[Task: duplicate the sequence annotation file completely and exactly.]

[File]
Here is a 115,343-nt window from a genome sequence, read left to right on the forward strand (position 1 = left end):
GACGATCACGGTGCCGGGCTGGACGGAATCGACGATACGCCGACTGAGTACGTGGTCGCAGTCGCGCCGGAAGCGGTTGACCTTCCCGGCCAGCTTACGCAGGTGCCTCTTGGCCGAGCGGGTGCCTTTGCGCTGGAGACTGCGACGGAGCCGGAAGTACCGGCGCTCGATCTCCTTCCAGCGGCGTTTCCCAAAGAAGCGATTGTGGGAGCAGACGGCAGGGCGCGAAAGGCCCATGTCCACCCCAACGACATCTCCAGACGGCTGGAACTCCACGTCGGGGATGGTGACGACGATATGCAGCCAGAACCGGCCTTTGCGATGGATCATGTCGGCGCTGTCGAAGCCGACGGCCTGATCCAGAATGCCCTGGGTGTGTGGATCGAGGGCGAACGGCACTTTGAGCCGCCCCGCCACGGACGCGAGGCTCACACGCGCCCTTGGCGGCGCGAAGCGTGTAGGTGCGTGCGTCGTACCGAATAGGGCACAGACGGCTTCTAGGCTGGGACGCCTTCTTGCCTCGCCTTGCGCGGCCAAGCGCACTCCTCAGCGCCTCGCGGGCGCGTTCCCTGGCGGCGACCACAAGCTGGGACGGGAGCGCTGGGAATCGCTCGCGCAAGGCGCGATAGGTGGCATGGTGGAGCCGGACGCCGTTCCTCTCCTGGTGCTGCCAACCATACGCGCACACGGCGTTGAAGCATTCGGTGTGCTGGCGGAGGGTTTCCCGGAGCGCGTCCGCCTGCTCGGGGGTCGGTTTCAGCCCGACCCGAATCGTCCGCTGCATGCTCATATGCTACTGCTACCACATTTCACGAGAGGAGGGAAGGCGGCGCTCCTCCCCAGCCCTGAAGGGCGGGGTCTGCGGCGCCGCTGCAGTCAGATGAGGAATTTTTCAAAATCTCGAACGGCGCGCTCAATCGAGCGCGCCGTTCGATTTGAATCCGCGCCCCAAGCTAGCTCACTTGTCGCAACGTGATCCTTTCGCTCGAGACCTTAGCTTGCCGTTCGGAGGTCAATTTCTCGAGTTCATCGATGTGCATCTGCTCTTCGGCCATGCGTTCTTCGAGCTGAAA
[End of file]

Here is a 115,343-nt window from a genome sequence, read left to right on the forward strand (position 1 = left end):
GACGATCACGGTGCCGGGCTGGACGGAATCGACGATACGCCGACTGAGTACGTGGTCGCAGTCGCGCCGGAAGCGGTTGACCTTCCCGGCCAGCTTACGCAGGTGCCTCTTGGCCGAGCGGGTGCCTTTGCGCTGGAGACTGCGACGGAGCCGGAAGTACCGGCGCTCGATCTCCTTCCAGCGGCGTTTCCCAAAGAAGCGATTGTGGGAGCAGACGGCAGGGCGCGAAAGGCCCATGTCCACCCCAACGACATCTCCAGACGGCTGGAACTCCACGTCGGGGATGGTGACGACGATATGCAGCCAGAACCGGCCTTTGCGATGGATCATGTCGGCGCTGTCGAAGCCGACGGCCTGATCCAGAATGCCCTGGGTGTGTGGATCGAGGGCGAACGGCACTTTGAGCCGCCCCGCCACGGACGCGAGGCTCACACGCGCCCTTGGCGGCGCGAAGCGTGTAGGTGCGTGCGTCGTACCGAATAGGGCACAGACGGCTTCTAGGCTGGGACGCCTTCTTGCCTCGCCTTGCGCGGCCAAGCGCACTCCTCAGCGCCTCGCGGGCGCGTTCCCTGGCGGCGACCACAAGCTGGGACGGGAGCGCTGGGAATCGCTCGCGCAAGGCGCGATAGGTGGCATGGTGGAGCCGGACGCCGTTCCTCTCCTGGTGCTGCCAACCATACGCGCACACGGCGTTGAAGCATTCGGTGTGCTGGCGGAGGGTTTCCCGGAGCGCGTCCGCCTGCTCGGGGGTCGGTTTCAGCCCGACCCGAATCGTCCGCTGCATGCTCATATGCTACTGCTACCACATTTCACGAGAGGAGGGAAGGCGGCGCTCCTCCCCAGCCCTGAAGGGCGGGGTCTGCGGCGCCGCTGCAGTCAGATGAGGAATTTTTCAAAATCTCGAACGGCGCGCTCAATCGAGCGCGCCGTTCGATTTGAATCCGCGCCCCAAGCTAGCTCACTTGTCGCAACGTGATCCTTTCGCTCGAGACCTTAGCTTGCCGTTCGGAGGTCAATTTCTCGAGTTCATCGATGTGCATCTGCTCTTCGGCCATGCGTTCTTCGAGCTGAAA